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Locative constructions in a:seka`eni (long)

From:James W. <emindahken@...>
Date:Tuesday, August 8, 2006, 14:52
Hey all,

I'm currently working on the locative constructions in
a:seka`eni. I found a really interesting paper by Marcus
Kracht, "On the Semantics of Locatives (2000)" describing
them as consisting of a configuration and a mode (I only
made it to about p. 15 before getting lost :( )

So, for a:seka`eni I have come up with eight basic
configurations: above, below, behind, in front of, beside,
near, on, in. Each of these configurations can appear in any
of six modes: stative, cofinal, coinitial, transitory,
approximative, recessive. The exception to this is in the
above and below configurations, which don't appear in the
recessive mode, because they seemed to me to be semantically
identical to each other in the approximative mode (see the
chart below for clarification).

Definition of the modes (from Kracht, p.2-3):
While there is no plausible bound on the number of
configurations that a language distinguishes, the number of
modes seems to be limited: there is evidence for the
stative, the cofinal, the coinitial, the transitory and the
approximative mode. [James W.: I saw another reference to a
recessive mode somewhere also, but can't remember where.]
The mode is _stative_ if the object remains in that
configuration during event time (e.g. Finnish Inessive
talossa, in the house); the mode is _cofinal_ if the object
moves into the configuration during event time (e.g. Finnish
Illative taloon, into the house); the mode is _coinitial_ if
the object moves from the configuration during event time
(e.g. Finnish Elative talosta, out of the house). The mode
is _transitory_ if the object moves in and again out of the
configuration (e.g. through the tunnel). Finally, the
_approximative_ mode describes a movement approaching a
configuration (e.g. towards the tunnel). [Recessive would
describe a movement away from a configuration, I think.]

It seems to me that the approximative and recessive (and
maybe transitory?) are kind of like a continuous aspect,
where the others are more like a perfective aspect. So there
is a difference in meaning between, say, a cofinal and an
approximative construction with the same configuration.

I've laid out all the possible combinations in the chart
below. What I need is for you to check my interpretation of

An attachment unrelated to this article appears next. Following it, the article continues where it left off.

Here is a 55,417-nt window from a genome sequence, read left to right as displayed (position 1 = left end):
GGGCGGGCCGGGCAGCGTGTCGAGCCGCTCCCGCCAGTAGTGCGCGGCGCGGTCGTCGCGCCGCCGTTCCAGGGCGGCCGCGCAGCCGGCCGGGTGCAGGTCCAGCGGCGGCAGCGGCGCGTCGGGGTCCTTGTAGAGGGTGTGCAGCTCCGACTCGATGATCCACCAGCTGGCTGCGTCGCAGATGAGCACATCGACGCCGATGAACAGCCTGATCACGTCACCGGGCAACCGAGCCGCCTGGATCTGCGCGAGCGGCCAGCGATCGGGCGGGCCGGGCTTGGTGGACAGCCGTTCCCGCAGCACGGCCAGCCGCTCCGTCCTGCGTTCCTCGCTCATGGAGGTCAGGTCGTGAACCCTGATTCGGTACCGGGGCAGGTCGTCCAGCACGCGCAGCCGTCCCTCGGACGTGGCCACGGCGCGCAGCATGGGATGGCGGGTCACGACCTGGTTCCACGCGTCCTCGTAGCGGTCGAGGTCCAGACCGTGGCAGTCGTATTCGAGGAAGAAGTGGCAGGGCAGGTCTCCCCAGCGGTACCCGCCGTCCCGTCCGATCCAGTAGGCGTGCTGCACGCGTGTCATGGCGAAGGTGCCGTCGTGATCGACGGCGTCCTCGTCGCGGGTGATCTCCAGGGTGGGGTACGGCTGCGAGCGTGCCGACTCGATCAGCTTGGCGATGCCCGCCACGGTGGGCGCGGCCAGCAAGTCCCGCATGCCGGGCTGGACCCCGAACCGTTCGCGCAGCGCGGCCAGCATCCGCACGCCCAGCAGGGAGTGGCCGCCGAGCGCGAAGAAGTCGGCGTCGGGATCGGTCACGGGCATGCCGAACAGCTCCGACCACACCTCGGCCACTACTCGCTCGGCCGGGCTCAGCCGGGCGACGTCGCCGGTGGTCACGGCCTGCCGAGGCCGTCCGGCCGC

the config + mode combinations, especially for the
approximative and recesisve modes. Do they make sense? Are
there any natlangs with systems that work like this? I'm not
too concerned if there aren't, but hopefully the system is
plausible, because it is supposed to be humanly useable.

In the chart the configurations are in all caps (I'm not
yelling, it just helps the layout make sense :) ) followed
by the six modes and the definition of their combination.

stative: above
cofinal: up to
coinitial: down from
transitory: passing over
approximative: ascending
recessive: descending [unsused, seems the same as below +

stative: under/below
cofinal: to below
coinitial: from below
transitory: passsing below/burrowing
approximative: descending
recessive: ascending [unused, seems the same as above +

stative: behind
cofinal: to behind
coinitial: from behind
transitory: passing in back of
approximative: fading into the background
recessive: coming out (of hiding)

stative: in front of
cofinal: to the front
coinitial: from the front
transitory: passing in front of
approximative: coming to the forefront
recessive: leaving the front

stative: beside/next to (in a:seka`eni it implies that the
objects are touching)
cofinal: (attaching) to the side
coinitial: (detaching) from the side
transitory: brushing against
approximative: coming to the side
recessive: leaving the side

stative: near, in the vicinity of
cofinal:  to
coinitial: from
transitory: passing along side
approximative: towards
recessive: distancing, away from

stative: on, at
cofinal: onto
coinitial: off of
transitory: across
approximative: arriving at
recessive: departing from

stative: in, inside
cofinal: into
coinitial: out of
transitory: through
approximative: entering
recessive: exiting

There is one construction that I noticed I couldn't find in
the above combinations: around (encircling). So I have added
it as another configuration. However, I couldn't come up
with satisfactory modal shadings of it. So I challenge
everyone to see if you can come up with some :)

Morphological forms of these to come in a later post.

Thanks for looking, and sorry about the length.

James W.


Larry Sulky <larrysulky@...>
Henrik Theiling <theiling@...>